Why Theology Matters

Based on an article that appeared in the February 2019 issue of The Sword and Trumpet.

Theology Defined

The word theology often reminds us of stuffy libraries and even stuffier scholars. We see it as an intangible world of theories and arguments, totally removed from daily life. But, while we may sometimes view it as an accessory to Christianity, it’s really an essential element of every Christian’s faith. All Christians must be theological in some sense. We can’t grow spiritually without right theology; we can’t even maintain true faith without it.

This aversion to theology can stem from a misunderstanding of what it really is. It’s not complicated; theology is simply the study of God and His ways. When we think about God, we develop our theology. Our theology grows when we learn about Him, when His Spirit speaks to us through His Word, and when we meditate on His truths.

Even the fundamentals of salvation are theological: we are all sinners deserving of righteous judgment (anthropology), Christ came as the God-man to take our judgment and bring peace with God (Christology, soteriology), and He will come back to reclaim His bride (eschatology). We cannot rightly understand the gospel without these truths. These various aspects with their various strange names touch the nitty-gritty areas of our lives. We must have theology to understand our faith: from conversion to consummation. Theology is bound up in the life of each Christian.

Theology and Our Minds

If theology is necessary for every Christian, how do we develop it? Through the mind. Theology develops through intellectual exercise. Let me be quick to say that it is not purely intellectual, and it must never end just in the mind (more on that later). But theological growth only happens through the application of the mind. The fact that God revealed Himself through a Book—which must be studied, correctly interpreted, and applied—indicates that mental application is a central part of Christianity. We use our minds to pursue, understand, and love God.

But we cannot apply our minds to just anything, we must use them in a specific way. Where, then, do we focus our efforts? On the Word of God. It alone is the infallible source of truth: it will never lead us astray. It is the only sufficient source: it has everything we need for life and godliness (2 Peter 1:3-4). It is the only divinely inspired source: it alone has been written by God and given to us for our instruction. The Bible shapes and defines our theology. Through Scripture we understand God and know Him.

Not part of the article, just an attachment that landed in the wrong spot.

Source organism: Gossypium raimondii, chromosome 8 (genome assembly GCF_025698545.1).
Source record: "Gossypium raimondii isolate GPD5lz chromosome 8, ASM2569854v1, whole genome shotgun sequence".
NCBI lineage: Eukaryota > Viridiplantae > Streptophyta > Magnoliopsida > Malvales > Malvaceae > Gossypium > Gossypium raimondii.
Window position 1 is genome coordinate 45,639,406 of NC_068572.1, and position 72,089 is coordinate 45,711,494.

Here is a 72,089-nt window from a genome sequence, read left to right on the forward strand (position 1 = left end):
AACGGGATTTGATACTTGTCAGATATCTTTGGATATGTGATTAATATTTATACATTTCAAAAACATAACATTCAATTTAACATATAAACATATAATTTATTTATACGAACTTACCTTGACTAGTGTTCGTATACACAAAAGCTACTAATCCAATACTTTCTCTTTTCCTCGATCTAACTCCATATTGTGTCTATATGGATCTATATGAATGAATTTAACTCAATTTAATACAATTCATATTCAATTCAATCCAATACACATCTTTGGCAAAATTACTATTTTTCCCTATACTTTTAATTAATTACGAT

In all of this, we are ever dependent on the Spirit to enlighten our eyes and enable our understanding. He is the one who removes the veil so we can see (2 Cor. 3:14-18). Without His divine influence, all our studies are worthless. We can only obtain a right understanding of Christ as the Spirit teaches us about Him. He breaks the Word to us, showing us the glories of our Savior. He alone gives us the ability to know and love Christ.

These two (our mental application and the Spirit’s enlightenment) enable our spiritual and theological growth. We must apply ourselves to study, seeking to know God through His Word. And we must pray that the Spirit would enable our minds to understand the Word, for without His involvement our efforts are in vain. As we read the Bible, His divine work and our mental effort couple to inspire our theological growth.

Theology and Our Emotions

As I mentioned, theology isn’t purely intellectual. It starts there, but if we only grow in our knowledge we are stuck halfway. A right knowledge of God must transform our emotions. As we study, we must constantly weigh what our hearts are feeling against the truths we are encountering. Each new revelation, each sweet truth must reach into our core and change who we are.

Some say that this kind of mental exercise kills true relationship with God. On the contrary, our relationship with God can only grow through right understanding of His character. We cannot love Him if we do not know Him.

This principle extends to every relationship, human or divine. We establish strong relationships by getting to know the intricate details about others. Every husband knows that giving a dozen roses to his wife is a wonderful expression of his love for her. That is, unless she is deathly allergic to anything that blooms (including said roses). In that case, he misses the mark because he doesn’t understand her. Instead of being a dashing romancer, he is only a fool. If, however, he replaces those roses with a fine selection of dark chocolate, which he knows will delight her, he has proven to be a great lover. His past attention to her and his current knowledge of her likes and dislikes empower his expression of love. Their relationship grows through his knowledge of his wife.

Likewise, our individual relationships with God grow or wither according to our knowledge of Him. We can only truly love what we truly know. Even though we may feel what we think is love, if our love flows from a false knowledge of God we are only loving a lie. Regardless of our emotions, if our intellectual understanding of God is askew then our affections will also be askew. True love for God is always borne out of a true knowledge of Him.